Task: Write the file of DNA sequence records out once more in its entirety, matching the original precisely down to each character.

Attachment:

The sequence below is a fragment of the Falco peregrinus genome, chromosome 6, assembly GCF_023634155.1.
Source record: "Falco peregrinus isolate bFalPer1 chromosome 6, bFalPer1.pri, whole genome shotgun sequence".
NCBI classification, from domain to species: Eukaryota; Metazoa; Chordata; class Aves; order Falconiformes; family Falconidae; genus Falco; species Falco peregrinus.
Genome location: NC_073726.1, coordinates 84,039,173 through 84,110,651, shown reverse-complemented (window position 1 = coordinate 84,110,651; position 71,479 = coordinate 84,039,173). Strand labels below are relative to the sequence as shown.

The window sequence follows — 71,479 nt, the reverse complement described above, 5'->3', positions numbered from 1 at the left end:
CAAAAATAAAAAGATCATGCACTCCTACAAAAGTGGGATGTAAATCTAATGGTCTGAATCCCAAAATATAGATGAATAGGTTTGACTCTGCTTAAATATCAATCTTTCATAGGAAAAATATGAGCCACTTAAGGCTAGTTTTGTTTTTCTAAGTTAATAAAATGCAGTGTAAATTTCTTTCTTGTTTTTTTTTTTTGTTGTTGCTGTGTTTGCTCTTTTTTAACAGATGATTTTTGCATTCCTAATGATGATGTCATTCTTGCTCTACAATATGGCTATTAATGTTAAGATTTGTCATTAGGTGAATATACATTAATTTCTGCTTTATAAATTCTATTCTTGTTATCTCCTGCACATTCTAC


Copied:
The sequence below is a fragment of the Falco peregrinus genome, chromosome 6, assembly GCF_023634155.1.
Source record: "Falco peregrinus isolate bFalPer1 chromosome 6, bFalPer1.pri, whole genome shotgun sequence".
NCBI classification, from domain to species: Eukaryota; Metazoa; Chordata; class Aves; order Falconiformes; family Falconidae; genus Falco; species Falco peregrinus.
Genome location: NC_073726.1, coordinates 84,039,173 through 84,110,651, shown reverse-complemented (window position 1 = coordinate 84,110,651; position 71,479 = coordinate 84,039,173). Strand labels below are relative to the sequence as shown.

The window sequence follows — 71,479 nt, the reverse complement described above, 5'->3', positions numbered from 1 at the left end:
CAAAAATAAAAAGATCATGCACTCCTACAAAAGTGGGATGTAAATCTAATGGTCTGAATCCCAAAATATAGATGAATAGGTTTGACTCTGCTTAAATATCAATCTTTCATAGGAAAAATATGAGCCACTTAAGGCTAGTTTTGTTTTTCTAAGTTAATAAAATGCAGTGTAAATTTCTTTCTTGTTTTTTTTTTTTGTTGTTGCTGTGTTTGCTCTTTTTTAACAGATGATTTTTGCATTCCTAATGATGATGTCATTCTTGCTCTACAATATGGCTATTAATGTTAAGATTTGTCATTAGGTGAATATACATTAATTTCTGCTTTATAAATTCTATTCTTGTTATCTCCTGCACATTCTAC